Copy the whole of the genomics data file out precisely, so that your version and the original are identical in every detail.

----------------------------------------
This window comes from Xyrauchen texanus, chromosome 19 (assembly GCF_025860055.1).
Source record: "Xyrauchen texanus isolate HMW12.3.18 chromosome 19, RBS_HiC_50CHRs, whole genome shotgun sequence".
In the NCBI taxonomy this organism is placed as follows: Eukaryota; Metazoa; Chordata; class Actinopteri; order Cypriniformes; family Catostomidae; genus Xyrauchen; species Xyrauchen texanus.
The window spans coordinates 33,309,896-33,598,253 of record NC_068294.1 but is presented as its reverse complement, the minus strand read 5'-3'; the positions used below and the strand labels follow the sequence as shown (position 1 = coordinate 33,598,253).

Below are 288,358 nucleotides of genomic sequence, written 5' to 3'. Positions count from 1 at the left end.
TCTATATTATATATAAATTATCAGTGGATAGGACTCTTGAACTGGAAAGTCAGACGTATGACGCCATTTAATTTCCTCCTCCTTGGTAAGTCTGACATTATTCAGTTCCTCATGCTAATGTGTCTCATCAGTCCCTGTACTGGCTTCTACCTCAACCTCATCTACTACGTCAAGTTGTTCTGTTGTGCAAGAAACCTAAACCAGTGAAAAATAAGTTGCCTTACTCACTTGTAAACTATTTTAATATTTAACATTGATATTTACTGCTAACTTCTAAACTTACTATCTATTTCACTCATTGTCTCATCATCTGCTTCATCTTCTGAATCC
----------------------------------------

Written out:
This window comes from Xyrauchen texanus, chromosome 19 (assembly GCF_025860055.1).
Source record: "Xyrauchen texanus isolate HMW12.3.18 chromosome 19, RBS_HiC_50CHRs, whole genome shotgun sequence".
In the NCBI taxonomy this organism is placed as follows: Eukaryota; Metazoa; Chordata; class Actinopteri; order Cypriniformes; family Catostomidae; genus Xyrauchen; species Xyrauchen texanus.
The window spans coordinates 33,309,896-33,598,253 of record NC_068294.1 but is presented as its reverse complement, the minus strand read 5'-3'; the positions used below and the strand labels follow the sequence as shown (position 1 = coordinate 33,598,253).

Below are 288,358 nucleotides of genomic sequence, written 5' to 3'. Positions count from 1 at the left end.
TCTATATTATATATAAATTATCAGTGGATAGGACTCTTGAACTGGAAAGTCAGACGTATGACGCCATTTAATTTCCTCCTCCTTGGTAAGTCTGACATTATTCAGTTCCTCATGCTAATGTGTCTCATCAGTCCCTGTACTGGCTTCTACCTCAACCTCATCTACTACGTCAAGTTGTTCTGTTGTGCAAGAAACCTAAACCAGTGAAAAATAAGTTGCCTTACTCACTTGTAAACTATTTTAATATTTAACATTGATATTTACTGCTAACTTCTAAACTTACTATCTATTTCACTCATTGTCTCATCATCTGCTTCATCTTCTGAATCC